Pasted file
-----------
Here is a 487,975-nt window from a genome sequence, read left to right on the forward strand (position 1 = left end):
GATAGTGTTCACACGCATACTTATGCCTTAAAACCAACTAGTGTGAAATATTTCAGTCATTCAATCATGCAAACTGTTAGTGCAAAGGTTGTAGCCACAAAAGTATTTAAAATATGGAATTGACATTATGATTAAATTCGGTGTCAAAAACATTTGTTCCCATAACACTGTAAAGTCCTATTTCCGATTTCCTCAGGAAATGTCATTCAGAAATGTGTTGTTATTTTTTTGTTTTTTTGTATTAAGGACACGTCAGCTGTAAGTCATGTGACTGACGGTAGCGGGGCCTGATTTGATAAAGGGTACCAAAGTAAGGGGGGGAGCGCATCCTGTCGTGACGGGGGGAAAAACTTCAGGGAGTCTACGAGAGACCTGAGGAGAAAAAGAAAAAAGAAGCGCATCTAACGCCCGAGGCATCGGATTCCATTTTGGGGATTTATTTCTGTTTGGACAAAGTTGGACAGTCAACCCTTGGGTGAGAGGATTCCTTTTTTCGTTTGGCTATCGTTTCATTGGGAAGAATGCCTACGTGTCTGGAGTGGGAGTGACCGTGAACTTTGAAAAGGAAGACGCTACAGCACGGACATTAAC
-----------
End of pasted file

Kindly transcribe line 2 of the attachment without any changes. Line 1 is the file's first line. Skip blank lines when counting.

GATAGTGTTCACACGCATACTTATGCCTTAAAACCAACTAGTGTGAAATATTTCAGTCATTCAATCATGCAAACTGTTAGTGCAAAGGTTGTAGCCACAAAAGTATTTAAAATATGGAATTGACATTATGATTAAATTCGGTGTCAAAAACATTTGTTCCCATAACACTGTAAAGTCCTATTTCCGATTTCCTCAGGAAATGTCATTCAGAAATGTGTTGTTATTTTTTTGTTTTTTTGTATTAAGGACACGTCAGCTGTAAGTCATGTGACTGACGGTAGCGGGGCCTGATTTGATAAAGGGTACCAAAGTAAGGGGGGGAGCGCATCCTGTCGTGACGGGGGGAAAAACTTCAGGGAGTCTACGAGAGACCTGAGGAGAAAAAGAAAAAAGAAGCGCATCTAACGCCCGAGGCATCGGATTCCATTTTGGGGATTTATTTCTGTTTGGACAAAGTTGGACAGTCAACCCTTGGGTGAGAGGATTCCTTTTTTCGTTTGGCTATCGTTTCATTGGGAAGAATGCCTACGTGTCTGGAGTGGGAGTGACCGTGAACTTTGAAAAGGAAGACGCTACAGCACGGACATTAAC